So today I will share some pictures from our visit as well as a few other photos of the season.

Isabella Stewart Gardner, seen in the portrait below, was an unusual, wealthy woman who imported the courtyard and many other rooms and reconstructed them in the mansion that became a museum. She insisted in her will that nothing ever be changed after her death.

That posed a challenge for trustees. So in recent years, a separate building was constructed and connected to the mansion museum. In the new building, we saw the Titian exhibition, which features a series of paintings that Titian created between 1551 and 1562 for King Philip II of Spain. The most famous of the series is a painting Gardner actually owned.

The scenes of violence against women from Roman Mythology have forced curators to jump through a few hoops. Read about that here.

I have included a photo of the fireplace in the Dutch Room, the room from which most of the art works were stolen, and 15th century artist Paolo Uccello’s “A Young Lady of Fashion.”

The sculpture of ballet feet was outside the Mass College of Art, where we sat for a while to chat with our friends without masks that day.

Later, when I was back home, I shot the formal garden of a house in town, thinking how much it reminded me of the Gardner courtyard.

Also in town, there was a neighborly Porchfest once again, having been canceled last year because of Covid.

For the red flower picture, I very carefully tried to exclude all the clutter around it, but there is still an orange traffic hat peeking through in back. The next shot features a creative Toyota bumper.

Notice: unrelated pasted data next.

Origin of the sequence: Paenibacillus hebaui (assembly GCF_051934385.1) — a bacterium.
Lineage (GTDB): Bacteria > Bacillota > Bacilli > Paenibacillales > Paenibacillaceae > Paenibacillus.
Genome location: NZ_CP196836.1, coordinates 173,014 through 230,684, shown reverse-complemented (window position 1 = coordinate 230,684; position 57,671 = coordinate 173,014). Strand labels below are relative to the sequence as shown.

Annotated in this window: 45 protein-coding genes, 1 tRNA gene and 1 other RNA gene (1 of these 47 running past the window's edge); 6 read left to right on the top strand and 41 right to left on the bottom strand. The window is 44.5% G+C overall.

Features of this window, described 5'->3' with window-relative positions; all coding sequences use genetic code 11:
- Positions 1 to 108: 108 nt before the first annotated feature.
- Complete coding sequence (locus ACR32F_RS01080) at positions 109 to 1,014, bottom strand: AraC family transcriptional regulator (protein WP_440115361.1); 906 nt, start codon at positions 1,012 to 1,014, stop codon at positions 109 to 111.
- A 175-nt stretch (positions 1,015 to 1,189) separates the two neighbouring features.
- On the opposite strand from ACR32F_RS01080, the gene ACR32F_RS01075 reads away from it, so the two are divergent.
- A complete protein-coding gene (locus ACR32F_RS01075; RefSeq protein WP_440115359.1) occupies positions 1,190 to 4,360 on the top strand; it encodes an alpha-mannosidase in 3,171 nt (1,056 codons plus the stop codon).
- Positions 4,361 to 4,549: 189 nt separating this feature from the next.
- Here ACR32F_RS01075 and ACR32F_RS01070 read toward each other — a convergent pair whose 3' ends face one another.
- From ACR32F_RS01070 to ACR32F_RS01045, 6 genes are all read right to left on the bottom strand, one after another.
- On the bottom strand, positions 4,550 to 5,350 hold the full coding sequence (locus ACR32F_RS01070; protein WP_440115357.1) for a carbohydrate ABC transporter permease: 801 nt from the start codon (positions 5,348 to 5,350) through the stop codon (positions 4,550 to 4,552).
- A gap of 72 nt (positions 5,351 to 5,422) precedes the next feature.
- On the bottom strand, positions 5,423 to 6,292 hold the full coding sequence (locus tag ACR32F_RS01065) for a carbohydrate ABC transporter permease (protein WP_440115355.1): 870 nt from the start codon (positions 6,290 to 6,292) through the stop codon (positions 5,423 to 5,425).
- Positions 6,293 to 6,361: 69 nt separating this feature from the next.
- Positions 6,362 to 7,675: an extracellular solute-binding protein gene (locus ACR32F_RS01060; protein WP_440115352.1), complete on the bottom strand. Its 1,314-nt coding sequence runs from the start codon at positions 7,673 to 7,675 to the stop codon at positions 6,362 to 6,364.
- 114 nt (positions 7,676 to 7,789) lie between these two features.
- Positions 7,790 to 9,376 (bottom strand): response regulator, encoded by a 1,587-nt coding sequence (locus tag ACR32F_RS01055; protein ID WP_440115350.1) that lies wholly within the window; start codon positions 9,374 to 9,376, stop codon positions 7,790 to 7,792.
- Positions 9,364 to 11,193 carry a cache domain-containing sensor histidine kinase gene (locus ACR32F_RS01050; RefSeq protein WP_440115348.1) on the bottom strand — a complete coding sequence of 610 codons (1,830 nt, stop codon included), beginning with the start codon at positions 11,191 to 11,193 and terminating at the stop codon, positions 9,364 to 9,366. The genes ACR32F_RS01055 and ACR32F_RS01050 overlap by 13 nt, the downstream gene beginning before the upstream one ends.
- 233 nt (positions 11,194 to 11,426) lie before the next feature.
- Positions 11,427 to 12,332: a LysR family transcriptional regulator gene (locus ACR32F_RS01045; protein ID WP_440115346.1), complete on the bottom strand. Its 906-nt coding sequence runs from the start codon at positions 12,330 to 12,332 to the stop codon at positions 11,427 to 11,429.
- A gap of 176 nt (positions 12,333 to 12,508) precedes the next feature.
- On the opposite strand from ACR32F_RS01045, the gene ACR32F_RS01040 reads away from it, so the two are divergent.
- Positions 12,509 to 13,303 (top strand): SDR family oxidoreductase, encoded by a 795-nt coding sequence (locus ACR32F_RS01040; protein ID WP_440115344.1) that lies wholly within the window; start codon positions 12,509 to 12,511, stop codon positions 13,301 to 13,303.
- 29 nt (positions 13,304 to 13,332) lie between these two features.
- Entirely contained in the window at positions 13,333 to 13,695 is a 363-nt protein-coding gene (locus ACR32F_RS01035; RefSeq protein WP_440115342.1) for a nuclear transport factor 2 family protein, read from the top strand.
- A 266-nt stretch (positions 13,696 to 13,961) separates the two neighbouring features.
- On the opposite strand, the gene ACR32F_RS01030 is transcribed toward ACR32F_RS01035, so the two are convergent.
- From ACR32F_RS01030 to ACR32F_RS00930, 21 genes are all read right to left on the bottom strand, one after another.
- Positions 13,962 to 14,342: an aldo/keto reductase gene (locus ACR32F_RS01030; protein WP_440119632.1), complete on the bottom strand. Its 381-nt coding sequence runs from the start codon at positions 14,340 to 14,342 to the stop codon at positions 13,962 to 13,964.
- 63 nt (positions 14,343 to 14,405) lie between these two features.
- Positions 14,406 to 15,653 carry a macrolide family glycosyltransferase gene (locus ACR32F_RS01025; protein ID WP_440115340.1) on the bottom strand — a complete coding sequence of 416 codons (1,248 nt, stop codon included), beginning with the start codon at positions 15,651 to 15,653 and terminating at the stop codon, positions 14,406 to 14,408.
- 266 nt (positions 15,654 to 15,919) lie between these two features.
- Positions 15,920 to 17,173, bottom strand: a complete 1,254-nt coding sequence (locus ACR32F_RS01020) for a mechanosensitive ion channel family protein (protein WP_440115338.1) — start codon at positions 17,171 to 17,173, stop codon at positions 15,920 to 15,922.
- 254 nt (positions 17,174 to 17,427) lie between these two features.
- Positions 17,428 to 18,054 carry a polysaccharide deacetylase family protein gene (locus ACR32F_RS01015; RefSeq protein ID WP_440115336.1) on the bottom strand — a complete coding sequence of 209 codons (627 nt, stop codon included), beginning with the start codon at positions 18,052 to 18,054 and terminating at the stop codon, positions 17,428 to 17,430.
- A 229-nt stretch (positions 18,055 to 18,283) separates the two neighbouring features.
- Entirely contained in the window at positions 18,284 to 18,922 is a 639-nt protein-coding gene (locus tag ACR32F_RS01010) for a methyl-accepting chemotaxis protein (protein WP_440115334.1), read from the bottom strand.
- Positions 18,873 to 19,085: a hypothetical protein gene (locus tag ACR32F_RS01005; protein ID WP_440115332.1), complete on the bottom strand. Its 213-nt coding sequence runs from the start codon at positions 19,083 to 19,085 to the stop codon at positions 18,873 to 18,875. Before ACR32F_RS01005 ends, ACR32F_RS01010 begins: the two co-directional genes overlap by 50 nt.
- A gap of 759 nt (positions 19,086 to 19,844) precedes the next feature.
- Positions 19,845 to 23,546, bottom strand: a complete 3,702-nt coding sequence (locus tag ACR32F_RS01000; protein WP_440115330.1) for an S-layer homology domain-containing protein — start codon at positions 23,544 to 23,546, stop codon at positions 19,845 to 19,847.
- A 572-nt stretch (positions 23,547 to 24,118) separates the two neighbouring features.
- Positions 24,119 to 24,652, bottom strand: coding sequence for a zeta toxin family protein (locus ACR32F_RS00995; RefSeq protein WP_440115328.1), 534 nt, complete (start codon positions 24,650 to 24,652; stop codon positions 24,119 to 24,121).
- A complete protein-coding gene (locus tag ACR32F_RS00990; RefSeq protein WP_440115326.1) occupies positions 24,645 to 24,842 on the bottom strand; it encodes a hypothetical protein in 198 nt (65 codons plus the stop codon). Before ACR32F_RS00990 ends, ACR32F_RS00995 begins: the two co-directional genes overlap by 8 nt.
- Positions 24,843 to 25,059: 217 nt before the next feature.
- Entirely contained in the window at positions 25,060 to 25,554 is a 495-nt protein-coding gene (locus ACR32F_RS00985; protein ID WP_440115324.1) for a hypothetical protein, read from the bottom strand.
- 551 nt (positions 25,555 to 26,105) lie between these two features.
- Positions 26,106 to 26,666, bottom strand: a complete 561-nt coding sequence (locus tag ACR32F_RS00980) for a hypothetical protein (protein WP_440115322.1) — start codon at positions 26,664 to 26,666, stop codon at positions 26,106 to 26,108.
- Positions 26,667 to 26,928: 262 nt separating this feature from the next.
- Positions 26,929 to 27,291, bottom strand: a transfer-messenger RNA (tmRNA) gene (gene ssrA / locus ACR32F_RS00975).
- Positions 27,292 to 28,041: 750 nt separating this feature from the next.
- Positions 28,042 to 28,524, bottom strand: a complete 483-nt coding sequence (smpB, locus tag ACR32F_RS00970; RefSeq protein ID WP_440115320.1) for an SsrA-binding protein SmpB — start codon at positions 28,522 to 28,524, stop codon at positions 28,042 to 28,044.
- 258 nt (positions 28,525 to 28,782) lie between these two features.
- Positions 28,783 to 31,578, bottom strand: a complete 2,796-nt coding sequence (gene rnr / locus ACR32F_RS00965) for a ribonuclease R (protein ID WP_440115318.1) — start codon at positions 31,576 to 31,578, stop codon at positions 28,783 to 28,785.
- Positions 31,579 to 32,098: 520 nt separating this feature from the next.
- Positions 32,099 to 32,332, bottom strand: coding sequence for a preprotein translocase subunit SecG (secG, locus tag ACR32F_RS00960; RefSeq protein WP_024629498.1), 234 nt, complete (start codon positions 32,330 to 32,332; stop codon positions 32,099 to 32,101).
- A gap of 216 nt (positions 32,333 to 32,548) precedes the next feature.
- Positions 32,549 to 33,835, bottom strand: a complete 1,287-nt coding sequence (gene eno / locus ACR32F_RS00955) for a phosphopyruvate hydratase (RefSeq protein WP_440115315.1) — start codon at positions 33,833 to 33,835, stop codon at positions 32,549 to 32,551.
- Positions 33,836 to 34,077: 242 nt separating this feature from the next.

Finally, a few photos from Rhode Island — a wall of giant stones and a Blackstone Park Eagle Scout project that created an activity space for children.

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Once a year, they close off a block on Main Street.

Saturday was quite a joyful day in town. The weather was beautiful (not too humid), the farmers market boasted vegetable car races for kids as well as vegetable stalls for grownups, and the Covid-delayed library book sale made a record haul from book lovers overjoyed to be back.

So today seems like a good day to share pictures from those events and also from late summer in general. The beach plums are in New Shoreham. My neighbor knows the secret places for every kind of berry, and he goes out at dawn to pick them so Sandra can make jams and jellies. This year was a bust for blackberries, but Sandra expects to get several batches out of the beach plums.

Next comes one of the better Painted Rock designs from 2021, followed by a photo of seining for small fish and shrimp in Great Salt Pond.

From those scenes we turn to the lobster pots and breathtaking vistas of Lewis Farm. Then a view of Old Harbor boats and the National Hotel.

The windmills did not get much action this summer, partly because of the cost and partly because of repairs. That’s what I was told, anyway.

The fishing boat is docked in the active port of Galilee, the last stop in Rhode Island today.

Next we return to Massachusetts, where I want to share a bit regarding post-Covid life. First, a delicious Dutch pancake that I learned to make during the pandemic. Then, the story of my hair. My daughter-in-law loved how it grew out during the year and a half I stayed away from scissors, and she made beautiful braids for me. But in the end, I couldn’t manage long hair and resigned myself to easy care.

I was glad to see the Umbrella arts center still has a lot of opportunities to enjoy art outdoors. The Millbrook farm stand offers a different kind of art. Similarly, the colors of autumn sedum and lily-of-the-valley berries make an unstudied picture. The praying mantis is another work of art, busy going after the less welcome bugs in the yard.

Hello and good-bye, Happy Sunflower.